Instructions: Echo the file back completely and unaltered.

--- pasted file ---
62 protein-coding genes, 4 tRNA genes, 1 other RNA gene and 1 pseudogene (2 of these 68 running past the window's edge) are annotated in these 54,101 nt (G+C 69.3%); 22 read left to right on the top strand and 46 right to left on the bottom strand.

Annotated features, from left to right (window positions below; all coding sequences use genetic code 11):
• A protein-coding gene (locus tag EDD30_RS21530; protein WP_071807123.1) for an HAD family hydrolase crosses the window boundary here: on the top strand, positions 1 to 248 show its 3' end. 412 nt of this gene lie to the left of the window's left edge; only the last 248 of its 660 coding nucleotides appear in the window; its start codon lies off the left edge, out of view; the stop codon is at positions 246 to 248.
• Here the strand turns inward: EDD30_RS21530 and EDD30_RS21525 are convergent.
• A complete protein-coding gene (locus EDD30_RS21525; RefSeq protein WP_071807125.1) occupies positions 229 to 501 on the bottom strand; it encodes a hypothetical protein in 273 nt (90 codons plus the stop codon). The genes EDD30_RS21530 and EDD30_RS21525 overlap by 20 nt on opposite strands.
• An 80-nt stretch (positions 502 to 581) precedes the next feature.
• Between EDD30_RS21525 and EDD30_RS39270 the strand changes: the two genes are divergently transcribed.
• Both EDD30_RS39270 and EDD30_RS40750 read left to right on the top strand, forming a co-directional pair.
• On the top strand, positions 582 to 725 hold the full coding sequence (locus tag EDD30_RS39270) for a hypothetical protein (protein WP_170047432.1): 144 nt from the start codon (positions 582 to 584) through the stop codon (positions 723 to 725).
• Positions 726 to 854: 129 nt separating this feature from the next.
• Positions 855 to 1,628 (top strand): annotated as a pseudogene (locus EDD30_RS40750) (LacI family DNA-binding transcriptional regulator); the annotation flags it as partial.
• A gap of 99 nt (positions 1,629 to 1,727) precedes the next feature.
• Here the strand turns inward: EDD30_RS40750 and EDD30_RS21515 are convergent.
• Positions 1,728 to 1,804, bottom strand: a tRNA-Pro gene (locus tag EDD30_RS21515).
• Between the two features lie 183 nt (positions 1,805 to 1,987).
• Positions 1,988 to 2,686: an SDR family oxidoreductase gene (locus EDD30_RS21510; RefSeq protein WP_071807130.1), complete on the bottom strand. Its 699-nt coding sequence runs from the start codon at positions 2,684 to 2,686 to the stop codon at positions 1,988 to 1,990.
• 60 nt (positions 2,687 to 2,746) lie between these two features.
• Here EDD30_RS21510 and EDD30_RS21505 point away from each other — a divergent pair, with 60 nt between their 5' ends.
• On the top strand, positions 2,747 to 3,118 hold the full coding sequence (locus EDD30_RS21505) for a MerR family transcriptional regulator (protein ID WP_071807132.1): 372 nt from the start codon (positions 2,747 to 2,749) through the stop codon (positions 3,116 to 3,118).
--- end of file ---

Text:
62 protein-coding genes, 4 tRNA genes, 1 other RNA gene and 1 pseudogene (2 of these 68 running past the window's edge) are annotated in these 54,101 nt (G+C 69.3%); 22 read left to right on the top strand and 46 right to left on the bottom strand.

Annotated features, from left to right (window positions below; all coding sequences use genetic code 11):
• A protein-coding gene (locus tag EDD30_RS21530; protein WP_071807123.1) for an HAD family hydrolase crosses the window boundary here: on the top strand, positions 1 to 248 show its 3' end. 412 nt of this gene lie to the left of the window's left edge; only the last 248 of its 660 coding nucleotides appear in the window; its start codon lies off the left edge, out of view; the stop codon is at positions 246 to 248.
• Here the strand turns inward: EDD30_RS21530 and EDD30_RS21525 are convergent.
• A complete protein-coding gene (locus EDD30_RS21525; RefSeq protein WP_071807125.1) occupies positions 229 to 501 on the bottom strand; it encodes a hypothetical protein in 273 nt (90 codons plus the stop codon). The genes EDD30_RS21530 and EDD30_RS21525 overlap by 20 nt on opposite strands.
• An 80-nt stretch (positions 502 to 581) precedes the next feature.
• Between EDD30_RS21525 and EDD30_RS39270 the strand changes: the two genes are divergently transcribed.
• Both EDD30_RS39270 and EDD30_RS40750 read left to right on the top strand, forming a co-directional pair.
• On the top strand, positions 582 to 725 hold the full coding sequence (locus tag EDD30_RS39270) for a hypothetical protein (protein WP_170047432.1): 144 nt from the start codon (positions 582 to 584) through the stop codon (positions 723 to 725).
• Positions 726 to 854: 129 nt separating this feature from the next.
• Positions 855 to 1,628 (top strand): annotated as a pseudogene (locus EDD30_RS40750) (LacI family DNA-binding transcriptional regulator); the annotation flags it as partial.
• A gap of 99 nt (positions 1,629 to 1,727) precedes the next feature.
• Here the strand turns inward: EDD30_RS40750 and EDD30_RS21515 are convergent.
• Positions 1,728 to 1,804, bottom strand: a tRNA-Pro gene (locus tag EDD30_RS21515).
• Between the two features lie 183 nt (positions 1,805 to 1,987).
• Positions 1,988 to 2,686: an SDR family oxidoreductase gene (locus EDD30_RS21510; RefSeq protein WP_071807130.1), complete on the bottom strand. Its 699-nt coding sequence runs from the start codon at positions 2,684 to 2,686 to the stop codon at positions 1,988 to 1,990.
• 60 nt (positions 2,687 to 2,746) lie between these two features.
• Here EDD30_RS21510 and EDD30_RS21505 point away from each other — a divergent pair, with 60 nt between their 5' ends.
• On the top strand, positions 2,747 to 3,118 hold the full coding sequence (locus EDD30_RS21505) for a MerR family transcriptional regulator (protein ID WP_071807132.1): 372 nt from the start codon (positions 2,747 to 2,749) through the stop codon (positions 3,116 to 3,118).